Pitkin County is seeing a low incidence rate, which points to our high vaccination rate among our residents. However, neighboring counties, states, and countries – especially those who have a low vaccination rate – are facing a much more dire situation due to the spread of the Delta variant. With an anticipated busy summer headed our way, we must be sure to continue to stay on the right path by getting fully vaccinated, as those who are not vaccinated or not fully vaccinated run a higher risk of infection of the Delta variant. Learn more about the Delta variant below.
Overview of the Delta Variant
Like all viruses, SARS-CoV-2, the virus that causes the infection known as COVID-19, mutates. This means the genetic structure of the virus changes. Some of these changes do not help the virus survive or increase its infectivity. The changes that do help the virus survive or become more infectious tend to hold. During the pandemic, we’ve referred to viruses with mutations that benefit the virus and make it more infectious as variants.
Specifically, the World Health Organization (WHO) and the Centers for Disease Control and Prevention (CDC) classify all variants into three categories: variants of interest (VOI), variants of concern (VOC), or variants of high consequence (VOHC). As of June 25, 2021, there are no variants classified as variants of high consequence, although several are classified as VOCs. VOCs are defined as variants that are more transmissible, cause higher rates of hospitalizations and death, are more likely to evade human antibodies, and for which certain treatments may not be effective.
Read an in depth report about the Delta variant from Josh Vance, Pitkin County COVID-19 Response Epidemiologist.
On May 11, 2021, the WHO declared the Delta variant, also known as B.1.617.2, a VOC. The Delta variant was first identified in India in October 2020 and was responsible for the surge in COVID-19 cases (Figure 1) and deaths (Figure 2) in India during April-May 2021.
Figure 1. Daily Reported Cases of COVID-19 in India
Figure 2. Daily Reported Deaths from COVID-19 in India
As the Delta variant spread from Southern Asia to the United Kingdom, case counts have begun to increase in the highly vaccinated country (Figure 3). As of June 25, 2021, 65% of the population in the United Kingdom had received one dose of COVID-19 vaccine while 47% are believed to be fully vaccinated (2). Compare that to the United States where 54% have one dose and 46% are believed to be fully vaccinated (3).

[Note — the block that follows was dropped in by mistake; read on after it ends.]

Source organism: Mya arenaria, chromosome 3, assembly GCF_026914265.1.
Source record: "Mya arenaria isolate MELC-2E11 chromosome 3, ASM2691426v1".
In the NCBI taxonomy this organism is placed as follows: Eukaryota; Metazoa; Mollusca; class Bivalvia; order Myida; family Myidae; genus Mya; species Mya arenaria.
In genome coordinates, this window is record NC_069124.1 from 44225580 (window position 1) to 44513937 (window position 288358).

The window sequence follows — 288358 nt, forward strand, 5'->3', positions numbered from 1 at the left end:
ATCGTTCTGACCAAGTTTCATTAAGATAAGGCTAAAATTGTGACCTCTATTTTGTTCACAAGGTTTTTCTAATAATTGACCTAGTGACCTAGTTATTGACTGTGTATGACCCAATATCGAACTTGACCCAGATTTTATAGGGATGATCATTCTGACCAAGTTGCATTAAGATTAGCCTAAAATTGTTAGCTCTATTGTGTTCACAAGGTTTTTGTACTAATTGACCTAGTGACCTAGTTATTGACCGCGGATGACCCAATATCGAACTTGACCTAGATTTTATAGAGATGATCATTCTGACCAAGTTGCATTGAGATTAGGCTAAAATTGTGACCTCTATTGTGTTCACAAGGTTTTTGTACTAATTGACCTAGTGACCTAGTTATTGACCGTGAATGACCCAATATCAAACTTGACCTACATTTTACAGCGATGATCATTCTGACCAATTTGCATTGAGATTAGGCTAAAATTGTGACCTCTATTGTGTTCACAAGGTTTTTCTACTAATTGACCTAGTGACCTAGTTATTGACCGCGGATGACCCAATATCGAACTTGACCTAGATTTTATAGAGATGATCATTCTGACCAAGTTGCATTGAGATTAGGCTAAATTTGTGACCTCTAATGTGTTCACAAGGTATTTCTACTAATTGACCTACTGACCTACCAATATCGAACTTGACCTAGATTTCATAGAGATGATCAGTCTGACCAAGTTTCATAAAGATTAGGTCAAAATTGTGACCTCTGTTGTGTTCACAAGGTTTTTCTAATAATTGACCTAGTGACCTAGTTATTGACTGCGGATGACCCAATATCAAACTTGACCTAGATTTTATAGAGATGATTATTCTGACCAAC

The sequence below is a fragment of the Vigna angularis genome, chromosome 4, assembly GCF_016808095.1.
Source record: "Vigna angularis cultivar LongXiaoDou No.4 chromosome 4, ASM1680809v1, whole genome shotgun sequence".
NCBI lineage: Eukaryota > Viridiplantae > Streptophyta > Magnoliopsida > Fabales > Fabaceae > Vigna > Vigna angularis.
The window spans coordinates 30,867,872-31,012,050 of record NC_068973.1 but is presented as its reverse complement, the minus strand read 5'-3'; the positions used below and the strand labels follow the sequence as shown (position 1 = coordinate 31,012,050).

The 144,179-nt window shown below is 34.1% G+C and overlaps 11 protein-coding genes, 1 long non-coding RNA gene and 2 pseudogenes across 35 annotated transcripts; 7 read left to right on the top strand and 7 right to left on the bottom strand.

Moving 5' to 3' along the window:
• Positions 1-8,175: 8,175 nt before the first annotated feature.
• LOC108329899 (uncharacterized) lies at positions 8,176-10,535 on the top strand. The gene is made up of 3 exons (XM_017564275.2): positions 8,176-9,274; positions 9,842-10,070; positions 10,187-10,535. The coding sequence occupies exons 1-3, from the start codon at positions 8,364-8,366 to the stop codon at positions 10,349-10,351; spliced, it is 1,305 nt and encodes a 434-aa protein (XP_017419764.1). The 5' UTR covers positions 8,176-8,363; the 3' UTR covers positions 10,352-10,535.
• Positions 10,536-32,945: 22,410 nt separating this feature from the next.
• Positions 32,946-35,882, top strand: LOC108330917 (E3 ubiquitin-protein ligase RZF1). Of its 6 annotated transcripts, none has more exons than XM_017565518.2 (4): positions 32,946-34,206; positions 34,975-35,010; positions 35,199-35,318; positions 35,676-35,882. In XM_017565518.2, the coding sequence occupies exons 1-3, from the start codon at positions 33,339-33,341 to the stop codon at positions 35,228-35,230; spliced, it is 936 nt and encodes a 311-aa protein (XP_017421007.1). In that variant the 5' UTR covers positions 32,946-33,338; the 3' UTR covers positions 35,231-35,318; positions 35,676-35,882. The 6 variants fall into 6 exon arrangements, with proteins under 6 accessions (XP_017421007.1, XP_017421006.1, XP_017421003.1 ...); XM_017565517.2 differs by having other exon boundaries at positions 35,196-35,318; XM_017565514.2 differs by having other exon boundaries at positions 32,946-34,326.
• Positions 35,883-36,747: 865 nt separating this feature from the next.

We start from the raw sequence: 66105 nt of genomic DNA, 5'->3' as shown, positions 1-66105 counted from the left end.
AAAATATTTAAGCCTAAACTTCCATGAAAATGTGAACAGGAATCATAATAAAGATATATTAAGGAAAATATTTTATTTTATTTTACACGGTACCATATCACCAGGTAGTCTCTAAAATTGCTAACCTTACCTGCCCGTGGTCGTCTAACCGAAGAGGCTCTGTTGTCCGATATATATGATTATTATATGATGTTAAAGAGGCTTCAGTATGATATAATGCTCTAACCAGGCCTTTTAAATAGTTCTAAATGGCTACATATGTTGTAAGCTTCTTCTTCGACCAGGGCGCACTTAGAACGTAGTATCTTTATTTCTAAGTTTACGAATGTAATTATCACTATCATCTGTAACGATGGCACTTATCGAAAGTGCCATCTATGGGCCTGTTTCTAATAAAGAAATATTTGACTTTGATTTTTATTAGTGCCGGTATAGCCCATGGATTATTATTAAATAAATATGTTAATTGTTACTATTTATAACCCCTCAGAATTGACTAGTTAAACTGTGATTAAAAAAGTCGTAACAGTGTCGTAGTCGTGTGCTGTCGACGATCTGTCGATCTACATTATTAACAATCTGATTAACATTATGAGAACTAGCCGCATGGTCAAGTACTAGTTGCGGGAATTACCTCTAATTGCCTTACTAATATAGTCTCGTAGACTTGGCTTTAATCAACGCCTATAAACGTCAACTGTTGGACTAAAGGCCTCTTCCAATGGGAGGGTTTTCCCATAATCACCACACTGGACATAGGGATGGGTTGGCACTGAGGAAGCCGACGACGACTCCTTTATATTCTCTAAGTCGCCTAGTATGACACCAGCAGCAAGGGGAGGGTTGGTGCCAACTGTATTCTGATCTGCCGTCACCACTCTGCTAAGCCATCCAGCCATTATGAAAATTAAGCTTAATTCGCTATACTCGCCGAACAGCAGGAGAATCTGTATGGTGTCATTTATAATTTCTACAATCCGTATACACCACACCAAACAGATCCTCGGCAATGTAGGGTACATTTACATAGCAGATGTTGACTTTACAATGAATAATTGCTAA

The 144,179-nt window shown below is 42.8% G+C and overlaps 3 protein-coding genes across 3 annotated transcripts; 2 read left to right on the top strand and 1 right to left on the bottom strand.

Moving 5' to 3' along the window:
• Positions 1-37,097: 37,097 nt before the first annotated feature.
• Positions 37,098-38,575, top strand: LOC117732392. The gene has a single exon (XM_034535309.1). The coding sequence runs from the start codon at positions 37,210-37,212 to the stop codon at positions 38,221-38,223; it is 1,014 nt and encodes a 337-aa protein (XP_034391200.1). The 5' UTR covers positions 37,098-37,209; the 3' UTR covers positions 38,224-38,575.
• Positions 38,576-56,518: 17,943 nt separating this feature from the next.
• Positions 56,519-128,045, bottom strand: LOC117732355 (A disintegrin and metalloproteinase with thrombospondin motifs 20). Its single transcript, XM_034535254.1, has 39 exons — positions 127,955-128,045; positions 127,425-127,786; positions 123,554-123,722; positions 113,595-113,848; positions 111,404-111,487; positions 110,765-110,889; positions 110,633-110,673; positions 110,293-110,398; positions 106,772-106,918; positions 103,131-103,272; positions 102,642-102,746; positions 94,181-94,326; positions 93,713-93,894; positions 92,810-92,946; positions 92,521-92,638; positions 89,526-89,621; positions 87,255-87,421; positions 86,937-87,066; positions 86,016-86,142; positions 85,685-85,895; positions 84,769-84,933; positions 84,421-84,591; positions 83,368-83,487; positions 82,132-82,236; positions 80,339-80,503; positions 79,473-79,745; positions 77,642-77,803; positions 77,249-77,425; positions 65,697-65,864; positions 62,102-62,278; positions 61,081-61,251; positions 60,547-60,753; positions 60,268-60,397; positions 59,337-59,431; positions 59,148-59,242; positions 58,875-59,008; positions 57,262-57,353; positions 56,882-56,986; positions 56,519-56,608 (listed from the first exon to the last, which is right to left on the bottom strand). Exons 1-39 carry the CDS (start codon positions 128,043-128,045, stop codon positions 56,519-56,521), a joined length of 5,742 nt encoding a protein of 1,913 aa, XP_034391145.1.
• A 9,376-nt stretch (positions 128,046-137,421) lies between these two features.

Figure 3. Epidemiologic Curve of Daily Reported Cases in the United Kingdom, as of June 24, 2021
While it takes months for variants, even very transmissible variants, to cause surges in cases, the Delta variant is believed to be doubling in prevalence every fourteen days in the United States (Figure 4). In other words, if the Delta variant made up 10% of all cases of COVID-19 in a specified geographic region on June 1, by June 15, the Delta variant would be making up 20% of all cases.
Figure 4. Doubling Rate of Delta Variant in the United States
While this doubling of prevalence has not yet culminated in a noticeable country-wide increase in cases, several counties across the country have been experiencing surges in cases, believed to be caused by the Delta variant. Mesa County, for example, located just down the road from Pitkin County, has been struggling to contain an influx of cases for the past several weeks (Figure 5).
Figure 5. Weekly Cases of COVID-19 Identified among Mesa County Residents
These surges in certain counties and countries are not unexpected as vaccination rates in many places remain too low to provide significant community-wide protection. According to a study published by the Health Emergencies Programme at the WHO in June 2021, the Delta variant has been found to be approximately 97% more transmissible than the original Wuhan strain that circulated back in the early stages of the pandemic (Figure 6). In other words, if someone infected with the original Wuhan strain infected an average of three people, those with the Delta variant would infect an average of six people. Other VOIs and VOCs demonstrated increased transmissibility, but there is a clear and distinct advantage possessed by the Delta variant as it pertains to its ability to cause infection.
Figure 6. Changes in Transmissibility among Selected VOIs and VOCs Compared to the Wuhan Strain
In fact, Australian officials documented at least one case where someone had been infected simply by crossing paths with someone infected with Delta variant whereas the original Wuhan strain generally required more time paired with close proximity before most transmission occurred (4). While the world is fatigued by this pandemic that is now more than 16 months old, risk of infection with COVID-19, particularly for those who are less than fully vaccinated, remains elevated.